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Journal of General Internal Medicine

, Volume 33, Issue 10, pp 1631–1638 | Cite as

Comparing Quality of Care in Veterans Affairs and Non-Veterans Affairs Settings

  • Rebecca Anhang Price
  • Elizabeth M. Sloss
  • Matthew Cefalu
  • Carrie M. Farmer
  • Peter S. Hussey
Original Research

Abstract

Background

Congress, veterans’ groups, and the press have expressed concerns that access to care and quality of care in Department of Veterans Affairs (VA) settings are inferior to access and quality in non-VA settings.

Objective

To assess quality of outpatient and inpatient care in VA at the national level and facility level and to compare performance between VA and non-VA settings using recent performance measure data.

Main Measures

We assessed Patient Safety Indicators (PSIs), 30-day risk-standardized mortality and readmission measures, and ORYX measures for inpatient safety and effectiveness; Healthcare Effectiveness Data and Information Set (HEDIS®) measures for outpatient effectiveness; and Consumer Assessment of Healthcare Providers and Systems Hospital Survey (HCAHPS) and Survey of Healthcare Experiences of Patients (SHEP) survey measures for inpatient patient-centeredness. For inpatient care, we used propensity score matching to identify a subset of non-VA hospitals that were comparable to VA hospitals.

Key Results

VA hospitals performed on average the same as or significantly better than non-VA hospitals on all six measures of inpatient safety, all three inpatient mortality measures, and 12 inpatient effectiveness measures, but significantly worse than non-VA hospitals on three readmission measures and two effectiveness measures. The performance of VA facilities was significantly better than commercial HMOs and Medicaid HMOs for all 16 outpatient effectiveness measures and for Medicare HMOs, it was significantly better for 14 measures and did not differ for two measures. High variation across VA facilities in the performance of some quality measures was observed, although variation was even greater among non-VA facilities.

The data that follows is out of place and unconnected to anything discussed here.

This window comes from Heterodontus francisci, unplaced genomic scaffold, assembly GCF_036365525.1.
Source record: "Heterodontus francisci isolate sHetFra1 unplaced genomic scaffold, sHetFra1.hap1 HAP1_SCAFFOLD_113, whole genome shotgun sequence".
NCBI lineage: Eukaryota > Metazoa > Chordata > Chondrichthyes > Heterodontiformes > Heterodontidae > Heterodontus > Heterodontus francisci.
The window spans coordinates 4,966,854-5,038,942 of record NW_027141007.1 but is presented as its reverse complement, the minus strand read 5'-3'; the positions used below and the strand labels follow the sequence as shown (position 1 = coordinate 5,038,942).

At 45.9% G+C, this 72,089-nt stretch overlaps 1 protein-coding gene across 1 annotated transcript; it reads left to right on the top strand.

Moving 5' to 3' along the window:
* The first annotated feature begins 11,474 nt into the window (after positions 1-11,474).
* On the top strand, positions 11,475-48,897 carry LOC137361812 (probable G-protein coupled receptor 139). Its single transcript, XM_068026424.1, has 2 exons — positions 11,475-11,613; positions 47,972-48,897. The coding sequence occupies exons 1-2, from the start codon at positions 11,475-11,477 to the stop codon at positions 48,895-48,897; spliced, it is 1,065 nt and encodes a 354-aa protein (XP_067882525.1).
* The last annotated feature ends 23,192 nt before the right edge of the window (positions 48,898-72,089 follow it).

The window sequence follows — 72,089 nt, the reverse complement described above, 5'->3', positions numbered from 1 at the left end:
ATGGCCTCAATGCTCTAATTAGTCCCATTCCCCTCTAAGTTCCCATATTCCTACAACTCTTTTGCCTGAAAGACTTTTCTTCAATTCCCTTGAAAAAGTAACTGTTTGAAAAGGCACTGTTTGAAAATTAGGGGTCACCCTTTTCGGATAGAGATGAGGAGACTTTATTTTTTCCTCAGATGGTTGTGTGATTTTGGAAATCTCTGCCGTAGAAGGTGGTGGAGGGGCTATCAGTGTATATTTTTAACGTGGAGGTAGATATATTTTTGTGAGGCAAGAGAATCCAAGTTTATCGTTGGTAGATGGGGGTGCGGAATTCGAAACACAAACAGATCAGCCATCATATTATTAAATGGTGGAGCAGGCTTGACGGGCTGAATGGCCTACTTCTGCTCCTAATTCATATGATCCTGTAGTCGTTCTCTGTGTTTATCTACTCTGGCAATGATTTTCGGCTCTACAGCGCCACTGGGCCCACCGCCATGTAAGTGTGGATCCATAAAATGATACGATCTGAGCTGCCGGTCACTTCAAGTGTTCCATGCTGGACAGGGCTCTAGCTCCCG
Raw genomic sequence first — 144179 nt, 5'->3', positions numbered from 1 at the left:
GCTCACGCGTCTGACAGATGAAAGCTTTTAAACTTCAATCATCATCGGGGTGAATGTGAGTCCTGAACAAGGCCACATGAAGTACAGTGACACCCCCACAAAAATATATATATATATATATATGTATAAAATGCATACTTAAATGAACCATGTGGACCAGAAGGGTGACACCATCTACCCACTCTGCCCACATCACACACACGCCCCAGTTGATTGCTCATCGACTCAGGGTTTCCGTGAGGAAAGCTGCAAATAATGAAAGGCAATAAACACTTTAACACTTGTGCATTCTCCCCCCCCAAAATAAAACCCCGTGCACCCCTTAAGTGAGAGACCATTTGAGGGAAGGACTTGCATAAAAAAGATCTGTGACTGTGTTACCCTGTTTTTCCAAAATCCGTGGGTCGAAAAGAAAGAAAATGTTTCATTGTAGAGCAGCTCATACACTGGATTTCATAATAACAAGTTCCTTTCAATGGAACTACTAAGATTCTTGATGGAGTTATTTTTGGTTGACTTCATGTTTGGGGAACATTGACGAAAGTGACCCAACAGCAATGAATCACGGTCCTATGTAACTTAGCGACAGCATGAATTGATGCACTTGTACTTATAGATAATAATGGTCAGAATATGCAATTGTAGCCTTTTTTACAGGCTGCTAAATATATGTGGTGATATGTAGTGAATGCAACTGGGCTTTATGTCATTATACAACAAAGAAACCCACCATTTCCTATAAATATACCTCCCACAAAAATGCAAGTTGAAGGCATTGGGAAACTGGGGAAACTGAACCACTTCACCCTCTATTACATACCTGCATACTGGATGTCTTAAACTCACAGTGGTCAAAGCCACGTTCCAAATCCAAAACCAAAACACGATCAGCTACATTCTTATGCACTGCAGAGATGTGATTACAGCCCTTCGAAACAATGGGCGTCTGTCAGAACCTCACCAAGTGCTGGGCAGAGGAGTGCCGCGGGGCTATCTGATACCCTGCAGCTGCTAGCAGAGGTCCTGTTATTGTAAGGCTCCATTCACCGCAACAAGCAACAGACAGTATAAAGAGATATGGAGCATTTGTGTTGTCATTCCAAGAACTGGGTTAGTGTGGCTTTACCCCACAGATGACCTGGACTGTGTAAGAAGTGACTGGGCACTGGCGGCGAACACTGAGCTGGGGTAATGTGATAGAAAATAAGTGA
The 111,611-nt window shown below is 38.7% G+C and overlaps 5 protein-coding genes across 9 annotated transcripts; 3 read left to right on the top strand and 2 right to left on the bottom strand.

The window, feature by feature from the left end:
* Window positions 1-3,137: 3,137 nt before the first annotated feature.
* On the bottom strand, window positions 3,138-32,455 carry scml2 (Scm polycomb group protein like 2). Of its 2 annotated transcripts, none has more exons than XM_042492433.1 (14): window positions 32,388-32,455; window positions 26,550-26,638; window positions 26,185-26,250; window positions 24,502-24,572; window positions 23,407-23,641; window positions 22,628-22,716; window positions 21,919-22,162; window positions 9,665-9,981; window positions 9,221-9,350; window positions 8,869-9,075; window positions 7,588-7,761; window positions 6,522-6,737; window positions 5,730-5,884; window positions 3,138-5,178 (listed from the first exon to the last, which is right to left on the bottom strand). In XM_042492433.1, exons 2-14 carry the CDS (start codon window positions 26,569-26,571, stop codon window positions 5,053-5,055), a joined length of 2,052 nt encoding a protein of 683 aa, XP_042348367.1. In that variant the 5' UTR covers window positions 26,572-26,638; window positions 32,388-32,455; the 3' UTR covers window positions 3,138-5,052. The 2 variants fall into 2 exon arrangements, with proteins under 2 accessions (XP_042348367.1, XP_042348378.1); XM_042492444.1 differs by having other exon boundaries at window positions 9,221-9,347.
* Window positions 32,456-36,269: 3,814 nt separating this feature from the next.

Conclusions

The VA system performed similarly or better than the non-VA system on most of the nationally recognized measures of inpatient and outpatient care quality, but high variation across VA facilities indicates a need for targeted quality improvement.

KEY WORDS

veterans Veterans Affairs Veterans Health Administration quality 

Notes

Acknowledgments

The authors gratefully acknowledge Marc N. Elliott for his statistical consultation, Chris Chan and Mike Cui for their programming support, Zachary Predmore and Clare Stevens for their research assistance, and Susan Hosek, Terri Tanielian, and Robin Weinick for their managerial support and guidance.

Funding/Support

This work was completed under a subcontract from The MITRE Corporation for the U.S. Department of Veterans Affairs at the request of the Veterans Access, Choice, and Accountability Act of 2014 Section 201. The report was prepared under Prime Contract No. HHS-M500-2012-00008I, Prime Task Order No. VA118A14F0373.

Role of the Sponsor

The funding organization had no role in the design or conduct of the study; the collection, analysis, or interpretation of the data; or the preparation or approval of the manuscript. VA had the opportunity to review the manuscript before submission, but submission for publication was not subject to VA approval.

The analyses upon which this publication is based were performed under a contract for the Department of Veterans Affairs. The content of this publication does not necessarily reflect the views or policies of the Department of Veterans Affairs nor does the mention of trade names, commercial products, or organizations imply endorsement by the U.S. Government. The authors assume full responsibility for the accuracy and completeness of the ideas presented.

Author Contributions

Drs. Anhang Price and Sloss had full access to all of the data in the study and take responsibility for the integrity of the data and the accuracy of the data analysis.

Study concept and design; drafting of the manuscript: RAP, ES.

Acquisition of data; analysis and interpretation of data: RAP, ES, CC, MC.

Critical revision of the manuscript for important intellectual content: RAP, ES, PH, CF.

Administrative, technical, or material support: PH, CF.

Study supervision: RAP, ES, PH, CF.

Compliance with Ethical Standards

Conflict of Interest

The authors declare that they do not have a conflict of interest.

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Copyright information

© Society of General Internal Medicine 2018

Authors and Affiliations

  • Rebecca Anhang Price
    • 1
  • Elizabeth M. Sloss
    • 1
  • Matthew Cefalu
    • 2
  • Carrie M. Farmer
    • 3
  • Peter S. Hussey
    • 4
  1. 1.RAND CorporationArlingtonUSA
  2. 2.RAND CorporationSanta MonicaUSA
  3. 3.RAND CorporationPittsburghUSA
  4. 4.RAND CorporationBostonUSA

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